Denver Museum of Nature & Science teams up with Pitch Lab to help scientists improve their public speaking skills!
“What we do is very relevant, and not just to us as professionals,” Nathan Boyless, president of Metcalf Archaeology recently told a group of fellow archaeologists at the Denver Museum of Nature & Science. “The stories that we’re discovering out there as scientists are relevant to the broader public and it makes sense to get the message out. You are a differentiator, and how you’re presenting your idea has an effect on how it’s received.”
Nathan was introducing Pitch Lab’s session as part of “Pushing Boundaries,” a three-day symposium for archeologists hosted by Denver Museum of Nature & Science.
Alongside presentations like “Re-thinking the Protohistoric Pueblo Economy in Light of Plains-Pueblo Exchange” and “A Zuni Perspective on Bears Ears National Monument,” Pitch Lab was on-hand to help scientists develop new strategies for unpacking their discoveries to the general public, colleagues and stakeholders.
“93% of what we’re communicating is actually non-verbal,” Pitch Lab founder Jay Mays explained to the audience as the session got underway. “All information is good information: body language, the voice, the inflection, the eye contact. All of that energy is important.”
Things quickly got interactive with a round of Comedy Karaoke, wherein a handful of participants shared an examples of things that trip them up when speaking in public and then delivered a one-liner from Steven Wright, Mitch Hedberg, or Demetri Martin.
“My goal for public speaking is never saying ‘um’, which I know I do too much,” one attendee shared, before delivering the following quip to thunderous applause: “I’m sick of following my dreams, I’m just going to ask them where they’re going and hook up with them later.”
Mays asked the speakers what they felt leading into the exercise. One common answer was “fear,” to which he exclaimed, “That’s ok! I got nervous before this.”
“It’s not about killing the butterflies,” he continued. “it’s about getting them to fly in formation. Try to reframe your nervousness as excitement. The way the body reacts to nervousness and the way it reacts to excitement are very similar.”
Mays was joined on stage by local stand-up comic Daniel Reskin, who reminded the group, “If your heart is pounding, that means you care. If your heart’s not pounding, something is wrong.”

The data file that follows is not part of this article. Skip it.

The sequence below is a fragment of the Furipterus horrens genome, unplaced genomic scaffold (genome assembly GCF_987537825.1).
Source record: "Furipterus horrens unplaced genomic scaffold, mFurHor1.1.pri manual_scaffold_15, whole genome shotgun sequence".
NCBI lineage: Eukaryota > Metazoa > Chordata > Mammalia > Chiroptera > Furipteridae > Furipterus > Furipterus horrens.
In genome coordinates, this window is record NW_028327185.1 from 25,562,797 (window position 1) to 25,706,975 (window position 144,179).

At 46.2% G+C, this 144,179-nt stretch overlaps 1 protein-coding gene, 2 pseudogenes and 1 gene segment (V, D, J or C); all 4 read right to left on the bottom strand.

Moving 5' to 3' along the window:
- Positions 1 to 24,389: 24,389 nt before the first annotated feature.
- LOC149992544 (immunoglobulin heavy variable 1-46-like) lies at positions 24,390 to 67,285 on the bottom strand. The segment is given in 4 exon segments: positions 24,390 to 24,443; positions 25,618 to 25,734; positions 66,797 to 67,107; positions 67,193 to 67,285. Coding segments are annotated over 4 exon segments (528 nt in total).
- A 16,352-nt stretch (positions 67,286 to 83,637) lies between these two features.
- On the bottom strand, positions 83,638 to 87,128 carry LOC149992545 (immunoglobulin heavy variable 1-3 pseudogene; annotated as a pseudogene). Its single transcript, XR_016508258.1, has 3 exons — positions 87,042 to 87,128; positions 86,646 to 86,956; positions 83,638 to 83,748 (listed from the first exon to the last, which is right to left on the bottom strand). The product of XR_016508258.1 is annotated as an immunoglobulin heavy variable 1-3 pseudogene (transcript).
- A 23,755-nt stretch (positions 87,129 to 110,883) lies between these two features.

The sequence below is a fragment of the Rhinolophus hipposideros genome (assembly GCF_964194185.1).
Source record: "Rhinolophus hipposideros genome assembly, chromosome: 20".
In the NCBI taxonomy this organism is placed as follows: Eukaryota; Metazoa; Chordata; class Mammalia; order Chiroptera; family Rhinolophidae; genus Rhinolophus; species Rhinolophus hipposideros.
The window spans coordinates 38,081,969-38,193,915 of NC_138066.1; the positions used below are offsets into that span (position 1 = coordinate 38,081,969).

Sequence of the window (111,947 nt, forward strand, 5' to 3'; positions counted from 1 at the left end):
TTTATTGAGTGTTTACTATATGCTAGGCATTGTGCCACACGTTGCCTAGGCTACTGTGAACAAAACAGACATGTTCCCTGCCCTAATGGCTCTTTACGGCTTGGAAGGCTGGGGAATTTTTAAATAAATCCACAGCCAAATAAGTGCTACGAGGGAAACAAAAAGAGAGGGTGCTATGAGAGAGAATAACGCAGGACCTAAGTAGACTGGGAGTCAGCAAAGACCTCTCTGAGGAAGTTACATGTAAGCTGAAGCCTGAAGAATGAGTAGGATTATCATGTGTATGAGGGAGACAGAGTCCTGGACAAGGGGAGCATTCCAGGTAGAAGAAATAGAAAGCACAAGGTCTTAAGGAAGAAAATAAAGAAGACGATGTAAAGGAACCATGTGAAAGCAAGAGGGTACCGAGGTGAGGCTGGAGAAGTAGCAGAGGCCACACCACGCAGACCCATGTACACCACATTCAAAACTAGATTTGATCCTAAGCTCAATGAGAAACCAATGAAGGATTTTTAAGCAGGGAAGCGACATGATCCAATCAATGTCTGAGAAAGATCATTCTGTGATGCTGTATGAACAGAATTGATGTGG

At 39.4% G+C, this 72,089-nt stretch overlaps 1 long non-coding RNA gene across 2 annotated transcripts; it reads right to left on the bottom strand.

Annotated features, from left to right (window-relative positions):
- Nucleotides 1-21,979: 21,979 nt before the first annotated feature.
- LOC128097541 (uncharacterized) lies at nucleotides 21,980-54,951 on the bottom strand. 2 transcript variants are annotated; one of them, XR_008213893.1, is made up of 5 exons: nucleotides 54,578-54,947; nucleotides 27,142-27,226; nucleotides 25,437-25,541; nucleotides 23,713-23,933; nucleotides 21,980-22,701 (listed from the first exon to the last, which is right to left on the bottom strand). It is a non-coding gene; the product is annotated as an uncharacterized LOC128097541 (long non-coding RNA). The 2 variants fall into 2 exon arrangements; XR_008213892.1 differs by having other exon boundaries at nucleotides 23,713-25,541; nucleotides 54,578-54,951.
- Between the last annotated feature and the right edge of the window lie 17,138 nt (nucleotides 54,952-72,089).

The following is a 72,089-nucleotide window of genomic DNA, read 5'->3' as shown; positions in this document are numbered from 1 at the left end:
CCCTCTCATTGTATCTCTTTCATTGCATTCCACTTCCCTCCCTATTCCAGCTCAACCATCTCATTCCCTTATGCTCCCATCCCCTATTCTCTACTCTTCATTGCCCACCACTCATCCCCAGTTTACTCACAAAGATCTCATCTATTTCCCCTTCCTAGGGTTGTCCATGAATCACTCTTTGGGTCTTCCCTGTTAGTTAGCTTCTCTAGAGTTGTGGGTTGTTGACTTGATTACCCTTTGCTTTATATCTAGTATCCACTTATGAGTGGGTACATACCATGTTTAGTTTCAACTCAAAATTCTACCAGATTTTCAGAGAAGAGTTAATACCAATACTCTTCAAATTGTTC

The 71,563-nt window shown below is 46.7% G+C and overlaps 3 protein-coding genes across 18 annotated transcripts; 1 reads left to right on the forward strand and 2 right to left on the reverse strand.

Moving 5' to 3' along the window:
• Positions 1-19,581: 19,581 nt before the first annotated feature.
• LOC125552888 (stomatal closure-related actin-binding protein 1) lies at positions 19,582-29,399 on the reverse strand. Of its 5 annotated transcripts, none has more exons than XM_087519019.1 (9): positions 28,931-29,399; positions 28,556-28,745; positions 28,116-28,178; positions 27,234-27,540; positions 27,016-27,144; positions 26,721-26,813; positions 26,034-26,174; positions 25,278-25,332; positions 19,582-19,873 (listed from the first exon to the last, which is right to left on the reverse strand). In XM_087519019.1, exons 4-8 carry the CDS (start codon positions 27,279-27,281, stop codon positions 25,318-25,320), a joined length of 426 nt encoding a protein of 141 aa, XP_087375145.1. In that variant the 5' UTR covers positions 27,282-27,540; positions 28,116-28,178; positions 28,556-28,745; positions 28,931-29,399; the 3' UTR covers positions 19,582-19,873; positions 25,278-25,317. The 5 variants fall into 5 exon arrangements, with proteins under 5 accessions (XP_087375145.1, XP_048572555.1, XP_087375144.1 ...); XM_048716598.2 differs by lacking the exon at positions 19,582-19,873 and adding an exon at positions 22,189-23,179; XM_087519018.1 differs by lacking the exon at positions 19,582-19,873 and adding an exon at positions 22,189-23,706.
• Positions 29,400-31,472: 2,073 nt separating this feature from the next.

Mays also said that you can set yourself up for success by never starting until you have the room. He suggested having someone introduce you or come out and start saying “clap if you can hear me.” The duo suggested taking time before your talk begins to introduce yourself to the front row so you can establish a connection with your audience.
Reskin and Mays then took the group through some stage presence tips from Robin Williams—chiefly that the more you practice your presentation the more natural is will seem on stage.
From there, they unpacked strategies for being visible on stage, reducing distractions, and staying present, pointing to a host of beloved comedians for examples of how to deliver material effectively. They also encouraged the group to embrace opportunities to react to the audience, to eliminate “ums” by speaking louder, and to build a cadence that uses pauses the way graphic designers use white space.
Other interactive exercises segued into the virtues of improv comedy, with participants building empathy by doing mini impersonations of a partner, matching tone and body language. This was followed by a game of shoulder-to-shoulder storytelling, with each person contributing a single word, moving down the line.
“I’m excited to break the fourth wall!” one participant shared, as the session concluded. “Most of us get up and have a script, but I’m going to try really hard to actually get people more engaged.”
The now-giddy archaeologists left Pitch Lab armed with new techniques and some suggestions of where to sharpen their skills: namely open-mic nights and improv groups.
“In your town, if there’s a thing called Peer Review, it’s stand-up comedy by scientists,” added Stephen Nash, Department Chair and Curator of Archeology at DMNS. “I’ve participated twice now and it was the hardest public speaking I’ve ever done. That’s why I fell in love with Pitch Lab: they are spot on about what these kinds of skills will do for your and for your public speaking.”
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